Tooth Nerve Pain — How It Starts and How It’s Treated

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tooth nerve pain

Tooth Nerve Pain — What Does It Happen and How Does a Dentist Kill a Nerve in Your Tooth?

Tooth nerve pain is a type of discomfort felt at the nerve of the tooth. The pain can be mild or acute, and it can be caused by a variety of causes and factors. In the following paragraphs, we’re looking at tooth nerve pain symptoms and causes to give you a good idea of what you can expect. 

If you’re suffering from tooth nerve pain and have had a portion of your tooth removed, press here to get more info on restorative dentistry and maybe book an appointment if you’re in the Lombard, IL, area.

What Are the Symptoms of Tooth Nerve Pain?

The symptoms of tooth nerve problems will vary depending on a number of factors, most importantly, the root of the problem. However, some symptoms are almost universal, so you’re likely to experience them no matter what. Those include:

  • Pain (either throbbing or sharp): Pain of any sort felt in the core of the tooth is a reason for concern. If you’re experiencing some sort of discomfort that doesn’t seem to be going away, be sure you contact your dentist immediately. The same goes if you feel pain in the gums and the surrounding tissue, as it can also be an indicator of nerve issues.
  • Sensitivity of any kind: Nerve problems and pain usually entail sensitivity. If your teeth start aching when you drink hot, cold, or acidic beverages or when you eat sweets, contact your dentist as soon as possible.
  • Swelling of gums and tenderness of the surrounding tissue: Pain and sensitivity are typically accompanied by swelling of the gums and tenderness of the surrounding tissue, which can often be seen on the surface, for example, on the cheek or around the lips. Sometimes, it only manifests itself when you chew or try moving your jaw. Whatever the case, be sure to get in touch with your doctor.
  • Discoloration: Probably the most well-known symptom of tooth nerve problems is tooth discoloration. If you notice your tooth has become dark and lost its sheen, it might be a reason to suspect the nerve is dying or already dead.

It is important to know that timely intervention is necessary whenever you’re experiencing any sort of dental pain or discomfort. Ignoring symptoms and expecting the problem to resolve itself typically leads to further complications, some of which might be irreversible and require tooth extraction.

How Do We Treat Nerve Pain?

Often, tooth nerve pain is managed with medication and antibiotics. In most extreme cases, the dentist will simply remove the tooth. That is the most effective solution, and it will ensure there are no further complications with the affected tooth. Upon its removal, the tooth can be replaced with a bridge or some other restorative method. In other cases, the treatment usually entails root canal therapy.

Root Canal Therapy

In essence, root canal therapy is a dental procedure used to treat the inside of the tooth after it’s become infected or when the nerve has died. The main benefit of root canal therapy is that it helps preserve the tooth structure. In other words, it removes the need for tooth extraction and allows the dentist to extract only the nerve.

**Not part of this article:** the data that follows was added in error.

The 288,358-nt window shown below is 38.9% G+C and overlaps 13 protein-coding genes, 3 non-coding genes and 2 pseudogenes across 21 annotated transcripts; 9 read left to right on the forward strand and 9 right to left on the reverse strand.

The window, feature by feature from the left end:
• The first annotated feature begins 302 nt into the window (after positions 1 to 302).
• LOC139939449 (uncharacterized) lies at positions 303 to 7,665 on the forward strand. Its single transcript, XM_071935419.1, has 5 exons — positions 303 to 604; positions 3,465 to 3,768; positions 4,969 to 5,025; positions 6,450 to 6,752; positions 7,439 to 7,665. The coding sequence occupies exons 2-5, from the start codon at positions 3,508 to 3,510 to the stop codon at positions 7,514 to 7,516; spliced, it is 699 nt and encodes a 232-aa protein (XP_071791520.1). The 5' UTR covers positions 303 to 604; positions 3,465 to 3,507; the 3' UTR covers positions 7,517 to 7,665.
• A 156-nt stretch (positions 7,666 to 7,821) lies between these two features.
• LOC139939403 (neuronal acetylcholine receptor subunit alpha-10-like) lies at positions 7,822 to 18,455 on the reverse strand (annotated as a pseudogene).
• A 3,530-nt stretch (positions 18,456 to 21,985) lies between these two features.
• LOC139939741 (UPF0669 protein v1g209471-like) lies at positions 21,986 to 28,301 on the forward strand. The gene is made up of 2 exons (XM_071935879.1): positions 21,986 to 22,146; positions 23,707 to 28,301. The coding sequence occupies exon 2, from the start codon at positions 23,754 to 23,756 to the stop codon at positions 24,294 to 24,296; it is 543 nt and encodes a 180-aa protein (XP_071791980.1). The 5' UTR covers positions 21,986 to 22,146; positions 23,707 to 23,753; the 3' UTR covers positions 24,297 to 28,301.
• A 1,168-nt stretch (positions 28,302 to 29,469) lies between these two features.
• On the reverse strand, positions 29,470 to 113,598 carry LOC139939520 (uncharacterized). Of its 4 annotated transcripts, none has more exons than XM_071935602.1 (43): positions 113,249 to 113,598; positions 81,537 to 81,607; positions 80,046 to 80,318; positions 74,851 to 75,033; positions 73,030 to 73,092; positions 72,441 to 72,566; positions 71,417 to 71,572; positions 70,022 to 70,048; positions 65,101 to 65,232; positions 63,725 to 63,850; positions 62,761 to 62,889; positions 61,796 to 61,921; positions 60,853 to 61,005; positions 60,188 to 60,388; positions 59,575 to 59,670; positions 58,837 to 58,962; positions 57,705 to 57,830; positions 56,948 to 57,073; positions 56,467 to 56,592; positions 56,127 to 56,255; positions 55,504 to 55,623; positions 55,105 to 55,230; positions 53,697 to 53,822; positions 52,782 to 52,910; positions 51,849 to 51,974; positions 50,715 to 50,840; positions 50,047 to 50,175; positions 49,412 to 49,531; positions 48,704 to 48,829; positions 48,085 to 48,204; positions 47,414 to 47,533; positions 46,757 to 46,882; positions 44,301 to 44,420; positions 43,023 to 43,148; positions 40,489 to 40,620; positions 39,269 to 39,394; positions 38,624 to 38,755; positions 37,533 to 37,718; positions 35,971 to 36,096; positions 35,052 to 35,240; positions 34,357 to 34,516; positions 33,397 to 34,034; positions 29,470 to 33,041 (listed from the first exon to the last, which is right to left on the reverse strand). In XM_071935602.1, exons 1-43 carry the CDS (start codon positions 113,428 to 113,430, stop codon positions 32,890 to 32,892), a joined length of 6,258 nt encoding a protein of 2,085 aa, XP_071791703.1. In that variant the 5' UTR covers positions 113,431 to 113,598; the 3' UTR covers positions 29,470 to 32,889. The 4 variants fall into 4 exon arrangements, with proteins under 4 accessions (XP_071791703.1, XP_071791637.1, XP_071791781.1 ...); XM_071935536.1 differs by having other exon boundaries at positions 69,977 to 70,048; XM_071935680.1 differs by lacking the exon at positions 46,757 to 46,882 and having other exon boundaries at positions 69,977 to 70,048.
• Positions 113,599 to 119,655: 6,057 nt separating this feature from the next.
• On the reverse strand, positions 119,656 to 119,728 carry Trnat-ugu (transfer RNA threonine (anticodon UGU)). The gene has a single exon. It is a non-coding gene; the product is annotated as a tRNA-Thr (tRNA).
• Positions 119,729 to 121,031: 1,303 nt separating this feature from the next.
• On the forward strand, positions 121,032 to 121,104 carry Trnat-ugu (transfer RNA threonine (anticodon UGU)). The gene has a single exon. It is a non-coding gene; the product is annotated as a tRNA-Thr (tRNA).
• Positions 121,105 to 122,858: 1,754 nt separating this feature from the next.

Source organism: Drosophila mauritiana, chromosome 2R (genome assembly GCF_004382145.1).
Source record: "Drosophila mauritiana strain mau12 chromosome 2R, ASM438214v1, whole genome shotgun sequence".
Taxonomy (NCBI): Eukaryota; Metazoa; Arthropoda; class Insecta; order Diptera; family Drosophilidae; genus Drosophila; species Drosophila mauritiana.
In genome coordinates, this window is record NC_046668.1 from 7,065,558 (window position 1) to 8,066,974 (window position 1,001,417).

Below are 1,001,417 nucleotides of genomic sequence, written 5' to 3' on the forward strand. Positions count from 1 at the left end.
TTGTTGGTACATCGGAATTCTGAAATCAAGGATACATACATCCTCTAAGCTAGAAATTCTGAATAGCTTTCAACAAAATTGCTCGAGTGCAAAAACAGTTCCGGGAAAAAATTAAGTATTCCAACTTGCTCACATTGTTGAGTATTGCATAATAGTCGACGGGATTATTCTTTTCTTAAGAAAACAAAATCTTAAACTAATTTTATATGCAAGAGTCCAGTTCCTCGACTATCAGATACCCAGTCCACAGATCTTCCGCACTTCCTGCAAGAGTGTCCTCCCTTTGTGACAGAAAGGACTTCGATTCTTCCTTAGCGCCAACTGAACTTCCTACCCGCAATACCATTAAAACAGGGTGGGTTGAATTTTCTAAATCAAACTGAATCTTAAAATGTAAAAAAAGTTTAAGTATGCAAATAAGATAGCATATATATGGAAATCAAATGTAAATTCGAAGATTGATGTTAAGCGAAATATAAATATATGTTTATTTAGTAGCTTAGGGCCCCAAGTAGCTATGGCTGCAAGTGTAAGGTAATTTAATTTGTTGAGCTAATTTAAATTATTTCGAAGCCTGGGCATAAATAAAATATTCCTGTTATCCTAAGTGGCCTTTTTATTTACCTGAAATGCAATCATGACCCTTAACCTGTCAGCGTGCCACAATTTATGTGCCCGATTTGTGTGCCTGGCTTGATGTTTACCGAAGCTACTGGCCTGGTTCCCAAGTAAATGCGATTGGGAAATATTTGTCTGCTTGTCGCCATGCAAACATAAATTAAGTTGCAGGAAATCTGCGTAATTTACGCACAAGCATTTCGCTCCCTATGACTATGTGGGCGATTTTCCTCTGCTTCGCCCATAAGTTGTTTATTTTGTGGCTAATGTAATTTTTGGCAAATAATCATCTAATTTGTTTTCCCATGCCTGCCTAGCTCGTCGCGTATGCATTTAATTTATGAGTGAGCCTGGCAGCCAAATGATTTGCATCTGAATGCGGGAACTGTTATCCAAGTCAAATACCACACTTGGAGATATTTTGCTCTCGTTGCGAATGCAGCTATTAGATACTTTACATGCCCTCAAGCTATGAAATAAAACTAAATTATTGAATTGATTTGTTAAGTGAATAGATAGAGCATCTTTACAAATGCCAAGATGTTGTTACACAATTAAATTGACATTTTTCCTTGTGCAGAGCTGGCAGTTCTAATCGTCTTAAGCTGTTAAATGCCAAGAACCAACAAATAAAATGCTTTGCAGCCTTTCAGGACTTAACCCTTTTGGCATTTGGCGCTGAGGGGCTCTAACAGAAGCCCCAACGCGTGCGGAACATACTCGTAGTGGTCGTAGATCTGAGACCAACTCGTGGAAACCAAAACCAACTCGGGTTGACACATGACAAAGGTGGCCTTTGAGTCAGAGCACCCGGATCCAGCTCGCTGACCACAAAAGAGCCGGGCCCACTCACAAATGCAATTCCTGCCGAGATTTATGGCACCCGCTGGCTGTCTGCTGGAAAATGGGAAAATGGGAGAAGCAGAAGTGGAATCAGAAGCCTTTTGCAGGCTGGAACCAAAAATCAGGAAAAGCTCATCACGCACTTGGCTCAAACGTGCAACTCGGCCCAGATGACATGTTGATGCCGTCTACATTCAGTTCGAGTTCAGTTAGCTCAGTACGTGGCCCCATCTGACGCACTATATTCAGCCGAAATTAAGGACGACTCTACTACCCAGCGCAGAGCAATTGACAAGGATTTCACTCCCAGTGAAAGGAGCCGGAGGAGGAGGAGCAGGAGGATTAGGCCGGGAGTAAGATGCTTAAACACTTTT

The process of installing root canal fillings entails the following:

  • Dental X-Rays: Dental X-rays are necessary to determine the extent to which the tooth nerve is damaged and give the dentist more insight into the nature of the problem. 
  • Anesthesia: If you need a root canal, you will book an appointment. Once you’re on the dentist’s chair, your dentist will apply anesthesia. Usually, we use local anesthesia to numb the surrounding area, but your dentist might give you some additional medication, too, to help you relax.
  • Dental dam: Your tooth needs to be isolated before the procedure can start. That’s where dental dams come into play. They’re small pieces of rubber that keep the tooth dry and allow the dentist to operate on it without worrying about your saliva.
  • Drilling: Next, the dentist will make a small opening in the tooth that will allow them to access the pulp.
  • Pulp removal: Next, the dentist will use their instruments to remove the nerve and the tissue inside the tooth.
  • Disinfection: Once the inner part of the tooth is removed, it needs to be cleaned and disinfected.
  • Root canal filling: When the canal is empty, it can be filled with a special material called gutta-percha. It’s a highly resilient, rubber-like material with biocompatible properties that make it perfect for dental restoration.
  • Sealing the opening: Once the canal is taken care of, the dentist will close the opening they made to access the inside of your tooth. That is done with a simple dental filling, which both closes the hole and prevents bacteria from getting back in and causing other problems down the line.
  • The placing of a crown: Finally, you might need a dental crown to protect the whole tooth and restore its functionality. Crowns are not always needed, but if they are, you’ll probably be given a temporary one to use while you wait for a more durable solution to be ready.

Home Remedies

Depending on the severity of the problem and its causes, tooth nerve pain might be mitigated by some home remedies that will ease your discomfort and help you sleep and eat before you can book an appointment with your dentist. You can:

  • Take some over-the-counter medication, for example, ibuprofen.
  • Rinse your mouth with salt water since sodium is known to reduce inflammation. Alternatively, you can use hydrogen peroxide to kill residue bacteria.
  • Numb the surrounding area with a cold compress, which will also reduce swelling.

Remember, however, that seeking professional medical feedback is crucial for complete recovery and that home remedies can never replace proper treatment.